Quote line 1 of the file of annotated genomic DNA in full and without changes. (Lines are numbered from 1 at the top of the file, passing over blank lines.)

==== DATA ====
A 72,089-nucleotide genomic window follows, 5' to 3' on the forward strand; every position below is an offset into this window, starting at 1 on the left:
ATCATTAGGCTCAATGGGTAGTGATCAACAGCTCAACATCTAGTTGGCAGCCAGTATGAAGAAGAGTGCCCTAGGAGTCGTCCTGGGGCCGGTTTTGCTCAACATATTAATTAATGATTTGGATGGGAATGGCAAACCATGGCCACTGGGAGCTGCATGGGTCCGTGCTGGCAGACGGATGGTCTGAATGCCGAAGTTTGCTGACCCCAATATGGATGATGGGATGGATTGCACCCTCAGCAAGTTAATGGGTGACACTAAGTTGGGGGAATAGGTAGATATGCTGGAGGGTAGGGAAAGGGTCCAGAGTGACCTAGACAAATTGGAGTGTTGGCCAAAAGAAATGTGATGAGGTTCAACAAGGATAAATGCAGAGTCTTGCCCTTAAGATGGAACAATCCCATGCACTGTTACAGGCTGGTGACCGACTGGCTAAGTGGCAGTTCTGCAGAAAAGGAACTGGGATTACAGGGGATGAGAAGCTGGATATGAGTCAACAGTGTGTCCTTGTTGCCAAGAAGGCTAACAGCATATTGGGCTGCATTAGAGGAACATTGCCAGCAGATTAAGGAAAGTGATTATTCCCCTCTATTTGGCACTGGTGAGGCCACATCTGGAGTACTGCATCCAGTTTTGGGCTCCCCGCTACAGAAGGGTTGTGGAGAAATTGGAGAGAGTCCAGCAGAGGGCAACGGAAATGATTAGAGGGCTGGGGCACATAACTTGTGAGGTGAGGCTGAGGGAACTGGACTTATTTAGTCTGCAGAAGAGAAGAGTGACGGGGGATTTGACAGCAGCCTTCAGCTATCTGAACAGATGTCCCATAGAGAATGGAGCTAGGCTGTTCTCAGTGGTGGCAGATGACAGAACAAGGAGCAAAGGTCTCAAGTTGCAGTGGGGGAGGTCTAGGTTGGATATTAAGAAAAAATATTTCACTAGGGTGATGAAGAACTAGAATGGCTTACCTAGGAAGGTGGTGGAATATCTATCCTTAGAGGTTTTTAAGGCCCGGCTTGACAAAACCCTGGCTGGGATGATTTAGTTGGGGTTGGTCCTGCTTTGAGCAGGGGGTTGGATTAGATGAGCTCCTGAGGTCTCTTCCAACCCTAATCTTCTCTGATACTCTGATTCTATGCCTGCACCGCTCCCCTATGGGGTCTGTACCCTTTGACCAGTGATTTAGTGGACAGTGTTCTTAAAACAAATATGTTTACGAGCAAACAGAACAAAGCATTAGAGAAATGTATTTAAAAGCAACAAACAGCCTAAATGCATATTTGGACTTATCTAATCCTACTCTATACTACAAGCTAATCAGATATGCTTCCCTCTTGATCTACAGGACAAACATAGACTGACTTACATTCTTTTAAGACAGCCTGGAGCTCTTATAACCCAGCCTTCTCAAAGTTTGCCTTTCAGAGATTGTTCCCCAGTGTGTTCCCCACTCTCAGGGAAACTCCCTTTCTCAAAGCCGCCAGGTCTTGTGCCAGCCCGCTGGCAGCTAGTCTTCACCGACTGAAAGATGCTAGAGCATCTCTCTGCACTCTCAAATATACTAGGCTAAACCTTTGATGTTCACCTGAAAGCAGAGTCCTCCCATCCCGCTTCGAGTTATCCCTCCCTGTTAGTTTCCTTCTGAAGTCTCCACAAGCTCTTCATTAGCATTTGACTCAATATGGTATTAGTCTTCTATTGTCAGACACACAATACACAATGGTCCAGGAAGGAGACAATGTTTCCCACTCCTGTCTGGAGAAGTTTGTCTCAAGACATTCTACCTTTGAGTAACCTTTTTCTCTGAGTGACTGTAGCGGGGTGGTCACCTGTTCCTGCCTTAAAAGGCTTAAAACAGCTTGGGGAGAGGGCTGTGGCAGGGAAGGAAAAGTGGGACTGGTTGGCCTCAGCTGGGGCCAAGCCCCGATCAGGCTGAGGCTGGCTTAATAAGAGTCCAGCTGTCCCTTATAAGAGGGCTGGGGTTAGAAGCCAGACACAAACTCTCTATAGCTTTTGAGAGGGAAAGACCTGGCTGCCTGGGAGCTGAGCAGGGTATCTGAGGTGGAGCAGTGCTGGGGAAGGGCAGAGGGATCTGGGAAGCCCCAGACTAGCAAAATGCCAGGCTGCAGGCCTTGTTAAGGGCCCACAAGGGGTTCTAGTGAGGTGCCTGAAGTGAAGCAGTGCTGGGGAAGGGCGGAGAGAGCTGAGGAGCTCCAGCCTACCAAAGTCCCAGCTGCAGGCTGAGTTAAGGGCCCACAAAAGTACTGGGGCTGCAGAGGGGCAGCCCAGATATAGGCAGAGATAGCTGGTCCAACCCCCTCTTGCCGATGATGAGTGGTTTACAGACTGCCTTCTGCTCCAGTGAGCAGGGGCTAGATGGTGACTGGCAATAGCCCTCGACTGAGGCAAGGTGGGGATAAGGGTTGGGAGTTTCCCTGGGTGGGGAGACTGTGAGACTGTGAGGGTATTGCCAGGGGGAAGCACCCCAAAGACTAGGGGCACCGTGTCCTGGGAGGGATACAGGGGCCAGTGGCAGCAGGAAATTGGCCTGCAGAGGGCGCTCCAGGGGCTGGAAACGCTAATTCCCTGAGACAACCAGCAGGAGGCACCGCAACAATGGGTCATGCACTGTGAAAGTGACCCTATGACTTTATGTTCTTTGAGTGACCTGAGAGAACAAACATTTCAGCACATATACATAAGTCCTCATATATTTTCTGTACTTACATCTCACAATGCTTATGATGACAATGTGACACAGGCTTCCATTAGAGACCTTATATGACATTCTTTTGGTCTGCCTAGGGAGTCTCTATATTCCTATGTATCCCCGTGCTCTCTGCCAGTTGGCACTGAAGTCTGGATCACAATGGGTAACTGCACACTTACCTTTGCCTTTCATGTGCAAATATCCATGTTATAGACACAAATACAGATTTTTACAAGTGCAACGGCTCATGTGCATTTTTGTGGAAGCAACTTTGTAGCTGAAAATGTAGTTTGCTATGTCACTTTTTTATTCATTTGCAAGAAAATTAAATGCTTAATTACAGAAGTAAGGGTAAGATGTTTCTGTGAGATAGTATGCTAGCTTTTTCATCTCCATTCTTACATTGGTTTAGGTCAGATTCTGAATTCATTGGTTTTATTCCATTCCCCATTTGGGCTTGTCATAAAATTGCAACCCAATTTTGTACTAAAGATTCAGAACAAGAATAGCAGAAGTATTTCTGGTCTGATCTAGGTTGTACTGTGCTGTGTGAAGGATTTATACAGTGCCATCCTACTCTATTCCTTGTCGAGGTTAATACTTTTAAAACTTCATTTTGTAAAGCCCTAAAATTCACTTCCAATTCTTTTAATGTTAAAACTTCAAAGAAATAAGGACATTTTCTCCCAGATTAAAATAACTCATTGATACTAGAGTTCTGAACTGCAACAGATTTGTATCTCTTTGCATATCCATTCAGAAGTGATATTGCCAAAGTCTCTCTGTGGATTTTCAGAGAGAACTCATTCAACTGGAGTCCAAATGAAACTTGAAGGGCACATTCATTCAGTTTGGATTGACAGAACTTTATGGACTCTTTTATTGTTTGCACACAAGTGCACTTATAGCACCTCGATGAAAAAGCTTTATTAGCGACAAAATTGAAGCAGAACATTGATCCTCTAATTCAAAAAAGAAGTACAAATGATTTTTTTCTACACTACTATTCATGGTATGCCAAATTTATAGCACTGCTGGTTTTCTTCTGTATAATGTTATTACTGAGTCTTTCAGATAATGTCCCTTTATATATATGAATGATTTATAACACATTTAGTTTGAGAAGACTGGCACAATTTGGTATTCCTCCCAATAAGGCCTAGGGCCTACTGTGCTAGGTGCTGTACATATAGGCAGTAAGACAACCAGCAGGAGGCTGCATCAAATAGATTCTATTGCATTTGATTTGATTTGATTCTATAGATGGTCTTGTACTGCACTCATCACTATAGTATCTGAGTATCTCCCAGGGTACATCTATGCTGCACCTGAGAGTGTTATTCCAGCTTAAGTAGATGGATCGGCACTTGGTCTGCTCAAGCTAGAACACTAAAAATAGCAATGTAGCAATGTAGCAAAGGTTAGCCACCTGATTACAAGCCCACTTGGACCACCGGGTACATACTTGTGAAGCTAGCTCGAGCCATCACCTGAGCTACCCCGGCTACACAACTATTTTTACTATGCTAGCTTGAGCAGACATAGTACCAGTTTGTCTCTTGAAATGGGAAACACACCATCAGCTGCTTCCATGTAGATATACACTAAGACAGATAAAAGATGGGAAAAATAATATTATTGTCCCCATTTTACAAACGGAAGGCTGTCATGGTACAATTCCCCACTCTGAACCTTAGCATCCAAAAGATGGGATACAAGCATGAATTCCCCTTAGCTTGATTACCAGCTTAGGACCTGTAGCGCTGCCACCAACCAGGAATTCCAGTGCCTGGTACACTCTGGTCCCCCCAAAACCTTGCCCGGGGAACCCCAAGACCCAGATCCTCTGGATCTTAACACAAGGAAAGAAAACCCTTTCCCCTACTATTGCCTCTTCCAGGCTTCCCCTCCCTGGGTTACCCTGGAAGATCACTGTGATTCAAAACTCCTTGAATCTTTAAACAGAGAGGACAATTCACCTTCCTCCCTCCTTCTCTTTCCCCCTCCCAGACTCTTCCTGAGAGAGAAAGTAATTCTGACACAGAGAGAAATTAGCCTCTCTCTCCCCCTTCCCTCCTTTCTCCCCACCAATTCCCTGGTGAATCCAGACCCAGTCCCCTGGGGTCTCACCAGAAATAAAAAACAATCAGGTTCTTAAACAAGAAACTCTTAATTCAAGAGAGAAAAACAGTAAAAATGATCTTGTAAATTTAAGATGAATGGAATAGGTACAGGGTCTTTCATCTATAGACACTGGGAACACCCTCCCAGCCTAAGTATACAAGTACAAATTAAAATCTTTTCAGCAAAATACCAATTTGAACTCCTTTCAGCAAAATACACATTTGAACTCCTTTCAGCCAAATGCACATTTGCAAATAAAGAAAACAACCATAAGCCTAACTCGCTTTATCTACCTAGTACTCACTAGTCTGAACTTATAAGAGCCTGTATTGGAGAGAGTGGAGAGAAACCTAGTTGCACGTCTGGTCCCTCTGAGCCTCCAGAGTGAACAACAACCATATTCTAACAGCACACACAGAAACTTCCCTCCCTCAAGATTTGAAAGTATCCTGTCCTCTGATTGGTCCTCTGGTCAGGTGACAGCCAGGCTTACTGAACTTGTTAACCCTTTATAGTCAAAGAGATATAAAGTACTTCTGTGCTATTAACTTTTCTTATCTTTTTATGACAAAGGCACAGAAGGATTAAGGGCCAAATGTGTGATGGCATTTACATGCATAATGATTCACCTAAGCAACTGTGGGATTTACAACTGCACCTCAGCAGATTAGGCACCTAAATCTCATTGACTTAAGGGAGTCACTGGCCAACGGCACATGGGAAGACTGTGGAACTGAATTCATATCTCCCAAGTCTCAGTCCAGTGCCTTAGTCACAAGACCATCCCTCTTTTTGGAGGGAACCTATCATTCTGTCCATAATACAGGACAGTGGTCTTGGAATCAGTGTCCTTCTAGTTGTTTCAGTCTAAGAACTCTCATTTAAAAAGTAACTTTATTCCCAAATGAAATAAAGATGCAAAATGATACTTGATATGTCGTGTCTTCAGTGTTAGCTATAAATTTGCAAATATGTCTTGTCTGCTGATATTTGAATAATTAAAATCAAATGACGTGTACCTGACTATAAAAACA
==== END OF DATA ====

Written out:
A 72,089-nucleotide genomic window follows, 5' to 3' on the forward strand; every position below is an offset into this window, starting at 1 on the left: